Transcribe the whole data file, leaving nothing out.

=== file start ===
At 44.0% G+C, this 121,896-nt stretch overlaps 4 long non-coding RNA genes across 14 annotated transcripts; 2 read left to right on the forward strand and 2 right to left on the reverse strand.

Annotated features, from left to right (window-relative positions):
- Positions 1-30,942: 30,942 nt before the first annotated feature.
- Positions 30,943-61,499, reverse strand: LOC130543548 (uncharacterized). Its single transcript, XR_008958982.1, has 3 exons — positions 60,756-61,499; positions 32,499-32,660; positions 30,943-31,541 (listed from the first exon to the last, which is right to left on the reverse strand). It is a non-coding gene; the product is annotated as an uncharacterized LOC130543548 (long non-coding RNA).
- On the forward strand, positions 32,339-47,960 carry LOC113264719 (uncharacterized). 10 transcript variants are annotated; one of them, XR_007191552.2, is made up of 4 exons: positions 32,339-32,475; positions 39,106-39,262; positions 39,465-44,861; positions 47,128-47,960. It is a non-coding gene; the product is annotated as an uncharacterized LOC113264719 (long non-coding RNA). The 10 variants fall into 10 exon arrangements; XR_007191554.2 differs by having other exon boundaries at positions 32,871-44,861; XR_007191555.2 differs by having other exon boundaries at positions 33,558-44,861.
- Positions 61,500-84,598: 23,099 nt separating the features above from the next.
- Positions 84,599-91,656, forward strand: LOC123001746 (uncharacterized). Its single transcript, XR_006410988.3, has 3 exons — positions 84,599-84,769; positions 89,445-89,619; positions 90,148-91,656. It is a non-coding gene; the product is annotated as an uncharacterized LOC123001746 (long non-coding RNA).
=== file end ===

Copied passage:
At 44.0% G+C, this 121,896-nt stretch overlaps 4 long non-coding RNA genes across 14 annotated transcripts; 2 read left to right on the forward strand and 2 right to left on the reverse strand.

Annotated features, from left to right (window-relative positions):
- Positions 1-30,942: 30,942 nt before the first annotated feature.
- Positions 30,943-61,499, reverse strand: LOC130543548 (uncharacterized). Its single transcript, XR_008958982.1, has 3 exons — positions 60,756-61,499; positions 32,499-32,660; positions 30,943-31,541 (listed from the first exon to the last, which is right to left on the reverse strand). It is a non-coding gene; the product is annotated as an uncharacterized LOC130543548 (long non-coding RNA).
- On the forward strand, positions 32,339-47,960 carry LOC113264719 (uncharacterized). 10 transcript variants are annotated; one of them, XR_007191552.2, is made up of 4 exons: positions 32,339-32,475; positions 39,106-39,262; positions 39,465-44,861; positions 47,128-47,960. It is a non-coding gene; the product is annotated as an uncharacterized LOC113264719 (long non-coding RNA). The 10 variants fall into 10 exon arrangements; XR_007191554.2 differs by having other exon boundaries at positions 32,871-44,861; XR_007191555.2 differs by having other exon boundaries at positions 33,558-44,861.
- Positions 61,500-84,598: 23,099 nt separating the features above from the next.
- Positions 84,599-91,656, forward strand: LOC123001746 (uncharacterized). Its single transcript, XR_006410988.3, has 3 exons — positions 84,599-84,769; positions 89,445-89,619; positions 90,148-91,656. It is a non-coding gene; the product is annotated as an uncharacterized LOC123001746 (long non-coding RNA).